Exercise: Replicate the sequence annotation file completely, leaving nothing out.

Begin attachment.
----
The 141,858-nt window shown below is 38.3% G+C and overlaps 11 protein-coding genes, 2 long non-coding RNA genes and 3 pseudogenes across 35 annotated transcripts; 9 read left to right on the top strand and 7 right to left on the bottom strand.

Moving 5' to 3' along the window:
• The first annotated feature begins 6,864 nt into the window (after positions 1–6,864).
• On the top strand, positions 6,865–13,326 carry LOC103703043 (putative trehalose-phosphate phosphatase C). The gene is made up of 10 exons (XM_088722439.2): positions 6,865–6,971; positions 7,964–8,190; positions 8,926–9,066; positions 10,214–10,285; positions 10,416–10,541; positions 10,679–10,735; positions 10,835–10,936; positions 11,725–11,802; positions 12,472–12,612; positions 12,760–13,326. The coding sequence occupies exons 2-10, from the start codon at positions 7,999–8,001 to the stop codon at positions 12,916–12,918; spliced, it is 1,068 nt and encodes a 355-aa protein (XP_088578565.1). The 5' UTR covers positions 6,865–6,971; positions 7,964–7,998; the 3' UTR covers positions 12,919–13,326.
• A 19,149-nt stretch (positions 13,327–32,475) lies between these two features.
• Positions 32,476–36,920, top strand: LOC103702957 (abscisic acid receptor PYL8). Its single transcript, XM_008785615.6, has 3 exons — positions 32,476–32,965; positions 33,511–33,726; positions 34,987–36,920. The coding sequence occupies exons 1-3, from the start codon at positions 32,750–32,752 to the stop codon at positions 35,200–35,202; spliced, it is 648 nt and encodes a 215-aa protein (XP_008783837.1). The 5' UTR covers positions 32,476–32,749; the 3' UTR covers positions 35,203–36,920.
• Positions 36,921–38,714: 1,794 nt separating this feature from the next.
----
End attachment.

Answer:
The 141,858-nt window shown below is 38.3% G+C and overlaps 11 protein-coding genes, 2 long non-coding RNA genes and 3 pseudogenes across 35 annotated transcripts; 9 read left to right on the top strand and 7 right to left on the bottom strand.

Moving 5' to 3' along the window:
• The first annotated feature begins 6,864 nt into the window (after positions 1–6,864).
• On the top strand, positions 6,865–13,326 carry LOC103703043 (putative trehalose-phosphate phosphatase C). The gene is made up of 10 exons (XM_088722439.2): positions 6,865–6,971; positions 7,964–8,190; positions 8,926–9,066; positions 10,214–10,285; positions 10,416–10,541; positions 10,679–10,735; positions 10,835–10,936; positions 11,725–11,802; positions 12,472–12,612; positions 12,760–13,326. The coding sequence occupies exons 2-10, from the start codon at positions 7,999–8,001 to the stop codon at positions 12,916–12,918; spliced, it is 1,068 nt and encodes a 355-aa protein (XP_088578565.1). The 5' UTR covers positions 6,865–6,971; positions 7,964–7,998; the 3' UTR covers positions 12,919–13,326.
• A 19,149-nt stretch (positions 13,327–32,475) lies between these two features.
• Positions 32,476–36,920, top strand: LOC103702957 (abscisic acid receptor PYL8). Its single transcript, XM_008785615.6, has 3 exons — positions 32,476–32,965; positions 33,511–33,726; positions 34,987–36,920. The coding sequence occupies exons 1-3, from the start codon at positions 32,750–32,752 to the stop codon at positions 35,200–35,202; spliced, it is 648 nt and encodes a 215-aa protein (XP_008783837.1). The 5' UTR covers positions 32,476–32,749; the 3' UTR covers positions 35,203–36,920.
• Positions 36,921–38,714: 1,794 nt separating this feature from the next.